It has always struck me as odd that Hollywood has not investigated the idea of turning rock and roll concept albums into film. As potential film projects, they certainly seem like attractive prospects- They already have a built in storyline, score and fan base. But with the exception of director Ken Russell’s Tommy, based on The Who’s classic album, and the short film Kilroy Was Here, which the rock band Styx screened on tour in 1983 to promote the same-titled album which yielded the hit “Mr. Roboto,” I am at a loss to think of when Hollywood looked to a pre-existing rock and roll album as the source for a film.*
Perhaps comic-turned-director Bobcat Goldthwait will change all that if his planned rock musical film, an adaptation of the Kinks’ 1975 concept album Schoolboys In Disgrace, comes to fruition. During an interview with CHUD to promote his upcoming film World’s Greatest Dad, Goldthwait stated that he is currently developing storyboards for the film to help him convince potential investors of the project’s viability.
The album was released at the end of the band’s short-lived “theatrical period,” which saw Kinks’ frontman Ray Davies turning his hand from pop hits to broader, sprawling rock operas. The story of a school boy who is continually humiliated and punished by a sadistic school master until he eventually grows up to be a villain himself, serves as a prequel to two previous 1973 albums, Preservation: Act 1 and Preservation: Act 2, which kick started the theatrical period.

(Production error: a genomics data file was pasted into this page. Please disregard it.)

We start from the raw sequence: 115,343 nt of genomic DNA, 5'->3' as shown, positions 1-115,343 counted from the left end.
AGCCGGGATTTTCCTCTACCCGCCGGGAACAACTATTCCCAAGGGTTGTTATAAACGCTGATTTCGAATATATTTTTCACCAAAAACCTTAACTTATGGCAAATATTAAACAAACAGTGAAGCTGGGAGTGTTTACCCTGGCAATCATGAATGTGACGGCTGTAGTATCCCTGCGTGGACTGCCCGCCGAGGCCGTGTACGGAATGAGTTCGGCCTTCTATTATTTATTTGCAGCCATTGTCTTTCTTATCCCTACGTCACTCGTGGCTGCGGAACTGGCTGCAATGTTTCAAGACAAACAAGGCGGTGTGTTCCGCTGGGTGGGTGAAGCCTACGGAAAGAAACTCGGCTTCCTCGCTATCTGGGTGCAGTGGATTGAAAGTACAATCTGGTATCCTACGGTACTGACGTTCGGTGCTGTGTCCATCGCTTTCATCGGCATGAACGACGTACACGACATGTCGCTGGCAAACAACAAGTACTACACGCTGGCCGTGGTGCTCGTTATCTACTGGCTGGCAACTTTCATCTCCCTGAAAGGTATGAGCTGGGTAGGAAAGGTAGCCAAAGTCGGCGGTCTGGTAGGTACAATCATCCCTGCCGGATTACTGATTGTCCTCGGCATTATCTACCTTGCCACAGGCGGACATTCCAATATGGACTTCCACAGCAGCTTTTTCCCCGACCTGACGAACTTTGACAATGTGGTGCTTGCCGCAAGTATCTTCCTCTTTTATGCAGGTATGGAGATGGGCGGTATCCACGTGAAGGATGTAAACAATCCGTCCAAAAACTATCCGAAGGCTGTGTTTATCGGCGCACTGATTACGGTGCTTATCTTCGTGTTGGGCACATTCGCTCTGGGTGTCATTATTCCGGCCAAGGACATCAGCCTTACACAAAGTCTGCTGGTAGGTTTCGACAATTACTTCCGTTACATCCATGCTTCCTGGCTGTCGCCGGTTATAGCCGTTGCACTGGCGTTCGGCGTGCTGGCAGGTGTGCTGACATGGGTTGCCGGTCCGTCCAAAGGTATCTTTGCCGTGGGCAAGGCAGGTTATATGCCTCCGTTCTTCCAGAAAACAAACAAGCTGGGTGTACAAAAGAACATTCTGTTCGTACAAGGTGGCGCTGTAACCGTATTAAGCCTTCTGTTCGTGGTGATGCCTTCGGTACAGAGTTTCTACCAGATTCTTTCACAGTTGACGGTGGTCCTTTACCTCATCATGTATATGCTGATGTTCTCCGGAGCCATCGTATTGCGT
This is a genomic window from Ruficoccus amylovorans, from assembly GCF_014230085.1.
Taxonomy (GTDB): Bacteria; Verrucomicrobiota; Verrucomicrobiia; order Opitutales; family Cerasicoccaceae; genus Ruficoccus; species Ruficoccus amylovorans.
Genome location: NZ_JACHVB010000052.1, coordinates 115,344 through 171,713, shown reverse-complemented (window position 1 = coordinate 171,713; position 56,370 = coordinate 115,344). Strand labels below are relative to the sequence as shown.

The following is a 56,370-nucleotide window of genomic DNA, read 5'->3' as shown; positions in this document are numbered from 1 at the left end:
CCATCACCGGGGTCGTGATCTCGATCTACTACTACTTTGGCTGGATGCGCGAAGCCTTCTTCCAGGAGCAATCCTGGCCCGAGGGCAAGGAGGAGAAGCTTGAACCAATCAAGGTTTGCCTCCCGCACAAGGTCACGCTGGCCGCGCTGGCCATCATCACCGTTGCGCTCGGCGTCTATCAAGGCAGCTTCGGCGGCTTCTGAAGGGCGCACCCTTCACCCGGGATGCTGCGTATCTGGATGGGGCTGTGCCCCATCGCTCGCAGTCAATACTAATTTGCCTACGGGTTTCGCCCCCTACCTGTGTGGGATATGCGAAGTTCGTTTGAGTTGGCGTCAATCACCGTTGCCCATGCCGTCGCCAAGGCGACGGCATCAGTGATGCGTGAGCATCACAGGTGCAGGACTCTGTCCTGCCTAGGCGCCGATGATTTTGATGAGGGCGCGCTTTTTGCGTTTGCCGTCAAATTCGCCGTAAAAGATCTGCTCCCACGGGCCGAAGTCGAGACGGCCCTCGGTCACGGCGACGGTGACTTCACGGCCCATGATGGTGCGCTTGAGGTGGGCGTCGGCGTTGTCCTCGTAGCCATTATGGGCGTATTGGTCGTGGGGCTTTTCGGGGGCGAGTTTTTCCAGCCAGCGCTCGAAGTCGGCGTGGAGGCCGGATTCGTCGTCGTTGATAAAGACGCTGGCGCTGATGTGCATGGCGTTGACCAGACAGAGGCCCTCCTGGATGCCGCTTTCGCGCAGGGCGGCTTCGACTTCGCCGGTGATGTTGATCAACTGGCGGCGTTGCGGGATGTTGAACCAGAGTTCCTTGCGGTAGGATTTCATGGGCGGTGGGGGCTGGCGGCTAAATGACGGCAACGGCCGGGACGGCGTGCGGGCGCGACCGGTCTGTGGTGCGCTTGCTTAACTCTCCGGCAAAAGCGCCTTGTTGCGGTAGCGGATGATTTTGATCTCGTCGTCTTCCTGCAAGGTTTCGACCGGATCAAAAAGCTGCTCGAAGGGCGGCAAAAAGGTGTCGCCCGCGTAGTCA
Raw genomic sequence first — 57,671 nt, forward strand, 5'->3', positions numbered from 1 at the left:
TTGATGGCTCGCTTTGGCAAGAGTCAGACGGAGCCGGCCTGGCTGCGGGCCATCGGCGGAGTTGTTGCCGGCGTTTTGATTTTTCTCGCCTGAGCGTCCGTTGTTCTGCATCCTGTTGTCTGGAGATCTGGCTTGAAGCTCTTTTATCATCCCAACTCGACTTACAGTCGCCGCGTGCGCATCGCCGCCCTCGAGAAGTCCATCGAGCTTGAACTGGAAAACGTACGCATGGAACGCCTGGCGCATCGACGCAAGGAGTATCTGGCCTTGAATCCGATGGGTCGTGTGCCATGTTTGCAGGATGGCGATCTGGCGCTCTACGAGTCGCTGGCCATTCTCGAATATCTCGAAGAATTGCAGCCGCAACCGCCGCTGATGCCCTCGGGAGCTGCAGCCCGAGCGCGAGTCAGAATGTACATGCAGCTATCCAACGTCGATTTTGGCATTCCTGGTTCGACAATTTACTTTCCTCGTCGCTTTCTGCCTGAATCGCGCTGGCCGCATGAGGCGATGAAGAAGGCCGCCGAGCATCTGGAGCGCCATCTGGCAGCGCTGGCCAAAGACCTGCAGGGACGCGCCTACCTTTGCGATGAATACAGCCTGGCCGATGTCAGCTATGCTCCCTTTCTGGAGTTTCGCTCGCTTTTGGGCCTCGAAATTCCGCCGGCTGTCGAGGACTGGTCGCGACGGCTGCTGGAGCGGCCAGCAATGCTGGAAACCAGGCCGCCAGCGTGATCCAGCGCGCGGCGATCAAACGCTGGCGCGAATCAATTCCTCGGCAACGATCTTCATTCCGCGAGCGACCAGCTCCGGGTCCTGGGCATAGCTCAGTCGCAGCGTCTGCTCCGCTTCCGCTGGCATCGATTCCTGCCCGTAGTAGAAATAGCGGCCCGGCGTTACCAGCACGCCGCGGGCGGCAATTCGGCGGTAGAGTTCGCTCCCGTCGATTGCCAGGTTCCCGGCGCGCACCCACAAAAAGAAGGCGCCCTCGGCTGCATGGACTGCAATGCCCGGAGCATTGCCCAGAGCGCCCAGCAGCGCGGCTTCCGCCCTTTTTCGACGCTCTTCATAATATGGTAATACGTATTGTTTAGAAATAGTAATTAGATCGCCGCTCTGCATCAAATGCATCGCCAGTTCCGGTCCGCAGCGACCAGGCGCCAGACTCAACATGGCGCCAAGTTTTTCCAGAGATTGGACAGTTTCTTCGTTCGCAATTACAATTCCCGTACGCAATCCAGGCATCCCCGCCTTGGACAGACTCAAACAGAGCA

Goldthwaite has already met with Davies about the project and has received the singer’s blessing.
Due to numerous reasons, the Kinks’ “theatrical period” is probably the least familiar to modern listeners and casual fans, myself included. While this might not be ideal from the standpoint of the project already having a built-in audience, it does give Goldthwaite some latitude to develop the film’s plotline without having to worry that any deviation from the source material will put him under fire from fans. Goldthwaite has been very quietly building a decent resume as a director, starting with 1991’s cult classic Shakes The Clown, described by one critic as “the Citizen Kane of alcoholic clown movies.” While a musical would be new territory for Goldthwaite to navigate as a director, I am sure that it will still carry his distinct darkly comic sensibilities.
And who knows, if the film hits, maybe it will give me the incentive to dig out my half-completed screenplay Celluloid Heroes out of my desk drawer.
*I am, of course, throwing out many of the rock and roll movies that featured rock acts as characters, oft times playing versions of themselves, or which draw some of their plot from a single song title like the Herman’s Hermits film Mrs. Brown You’ve Got A Lovely Daughter.